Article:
I Was Amelia Earhart

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I just finished Jane Mendelsohn’s I was Amelia Earhart. I read it, in one one sitting, and basically gulped it down. It’s lyrical, not in the sense that nothing happens, but in the sense that you care more about the people who facilitate and respond to the happenings. Plus it’s about Amelia Earhart, so everything that happens is epic. It’s also hard to describe concretely without giving either everything away or sounding 100% vague. Anyway, I’m going to do the latter, because you should read it yourself: in the style of Joyce Carol Oates’ Blonde, I Was Amelia Earhart imagines the life of Amelia Earhart up to and following her disappearance. Except way.more.epic. than that sounds.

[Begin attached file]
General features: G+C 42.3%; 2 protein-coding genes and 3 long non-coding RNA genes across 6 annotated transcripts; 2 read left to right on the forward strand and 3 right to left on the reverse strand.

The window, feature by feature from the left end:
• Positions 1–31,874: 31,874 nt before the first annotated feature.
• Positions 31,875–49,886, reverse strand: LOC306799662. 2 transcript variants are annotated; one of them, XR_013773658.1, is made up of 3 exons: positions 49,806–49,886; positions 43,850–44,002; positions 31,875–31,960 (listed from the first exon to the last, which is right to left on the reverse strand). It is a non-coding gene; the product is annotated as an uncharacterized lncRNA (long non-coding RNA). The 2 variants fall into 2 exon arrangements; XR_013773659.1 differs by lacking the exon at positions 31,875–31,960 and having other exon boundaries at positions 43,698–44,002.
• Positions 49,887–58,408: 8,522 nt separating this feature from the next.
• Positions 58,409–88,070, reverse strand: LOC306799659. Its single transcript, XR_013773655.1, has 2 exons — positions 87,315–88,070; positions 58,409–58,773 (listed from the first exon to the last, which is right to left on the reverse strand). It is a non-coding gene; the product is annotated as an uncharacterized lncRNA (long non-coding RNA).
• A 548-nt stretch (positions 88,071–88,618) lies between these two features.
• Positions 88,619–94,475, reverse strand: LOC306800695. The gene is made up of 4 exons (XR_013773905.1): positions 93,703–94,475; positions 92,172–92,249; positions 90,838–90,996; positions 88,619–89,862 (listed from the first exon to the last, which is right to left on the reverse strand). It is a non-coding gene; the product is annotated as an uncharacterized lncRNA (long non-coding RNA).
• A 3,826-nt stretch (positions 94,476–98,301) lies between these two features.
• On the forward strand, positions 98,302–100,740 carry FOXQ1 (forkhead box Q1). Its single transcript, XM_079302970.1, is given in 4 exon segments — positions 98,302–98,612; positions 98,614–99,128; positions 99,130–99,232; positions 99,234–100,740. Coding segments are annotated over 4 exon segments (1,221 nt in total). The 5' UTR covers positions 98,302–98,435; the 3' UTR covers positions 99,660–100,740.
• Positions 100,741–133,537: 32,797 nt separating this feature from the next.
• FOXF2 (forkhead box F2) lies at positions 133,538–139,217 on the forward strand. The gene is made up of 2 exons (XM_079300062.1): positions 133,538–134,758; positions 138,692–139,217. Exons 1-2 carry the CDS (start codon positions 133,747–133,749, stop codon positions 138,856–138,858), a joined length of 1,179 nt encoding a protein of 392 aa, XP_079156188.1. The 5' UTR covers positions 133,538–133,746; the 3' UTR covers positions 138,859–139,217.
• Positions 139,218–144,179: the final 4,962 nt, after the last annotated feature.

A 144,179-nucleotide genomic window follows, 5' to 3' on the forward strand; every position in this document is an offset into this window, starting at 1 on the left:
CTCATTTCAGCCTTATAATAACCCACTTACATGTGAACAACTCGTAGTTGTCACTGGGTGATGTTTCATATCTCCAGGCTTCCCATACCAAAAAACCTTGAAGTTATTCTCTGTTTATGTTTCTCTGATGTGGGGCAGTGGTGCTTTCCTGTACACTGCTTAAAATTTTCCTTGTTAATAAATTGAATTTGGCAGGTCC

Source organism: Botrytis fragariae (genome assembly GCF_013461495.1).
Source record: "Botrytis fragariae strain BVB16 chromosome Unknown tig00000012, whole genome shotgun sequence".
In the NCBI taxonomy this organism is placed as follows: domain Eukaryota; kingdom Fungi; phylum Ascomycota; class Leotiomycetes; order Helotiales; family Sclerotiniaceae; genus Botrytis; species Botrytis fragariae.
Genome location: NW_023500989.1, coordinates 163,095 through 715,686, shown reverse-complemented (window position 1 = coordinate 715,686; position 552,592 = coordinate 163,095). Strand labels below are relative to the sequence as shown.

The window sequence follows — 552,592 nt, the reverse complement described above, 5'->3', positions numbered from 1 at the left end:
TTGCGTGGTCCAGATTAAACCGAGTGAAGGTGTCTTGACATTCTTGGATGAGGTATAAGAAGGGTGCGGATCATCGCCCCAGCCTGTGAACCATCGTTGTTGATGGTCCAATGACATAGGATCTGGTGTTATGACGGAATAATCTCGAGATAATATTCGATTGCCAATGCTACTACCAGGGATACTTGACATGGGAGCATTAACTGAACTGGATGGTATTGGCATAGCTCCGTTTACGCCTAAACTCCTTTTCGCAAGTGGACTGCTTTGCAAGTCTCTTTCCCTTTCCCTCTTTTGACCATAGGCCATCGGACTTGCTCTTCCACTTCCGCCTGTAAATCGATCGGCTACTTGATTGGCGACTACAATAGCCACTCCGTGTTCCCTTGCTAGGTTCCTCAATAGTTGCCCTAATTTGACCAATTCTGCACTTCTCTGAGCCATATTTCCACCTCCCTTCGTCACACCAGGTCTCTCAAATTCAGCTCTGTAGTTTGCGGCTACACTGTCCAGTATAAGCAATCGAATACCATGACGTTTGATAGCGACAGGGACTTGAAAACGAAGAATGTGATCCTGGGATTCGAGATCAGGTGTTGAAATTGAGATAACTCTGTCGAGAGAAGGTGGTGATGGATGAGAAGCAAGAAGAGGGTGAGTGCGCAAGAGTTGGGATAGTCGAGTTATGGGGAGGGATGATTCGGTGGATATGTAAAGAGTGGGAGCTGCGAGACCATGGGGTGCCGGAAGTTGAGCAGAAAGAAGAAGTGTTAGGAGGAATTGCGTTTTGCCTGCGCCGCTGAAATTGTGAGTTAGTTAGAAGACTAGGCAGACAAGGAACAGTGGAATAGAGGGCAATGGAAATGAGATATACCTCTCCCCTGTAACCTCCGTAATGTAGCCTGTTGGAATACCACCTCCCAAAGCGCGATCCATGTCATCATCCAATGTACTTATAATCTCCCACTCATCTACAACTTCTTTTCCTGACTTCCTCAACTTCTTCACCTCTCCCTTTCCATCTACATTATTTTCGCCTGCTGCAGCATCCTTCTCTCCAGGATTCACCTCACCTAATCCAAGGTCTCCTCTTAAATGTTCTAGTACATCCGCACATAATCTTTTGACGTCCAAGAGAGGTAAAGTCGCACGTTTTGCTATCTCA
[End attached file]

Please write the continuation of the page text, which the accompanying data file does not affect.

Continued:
Don’t be fooled by this book’s goodreads rating (which is 3.4/5, not bad); a quick skim through 1-star reviews reveals that they come mostly from readers who are unimpressed because the plot is improbable, or who are disappointed because they wanted to learn more about Amelia Earhart. The experience of reading is something like reading Wide Sargasso Sea, though the project of I Was Amelia Earhart is less political, and less a conversation with the dominant literary canon than a conversation with a legend.

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I Was Amelia Earhart

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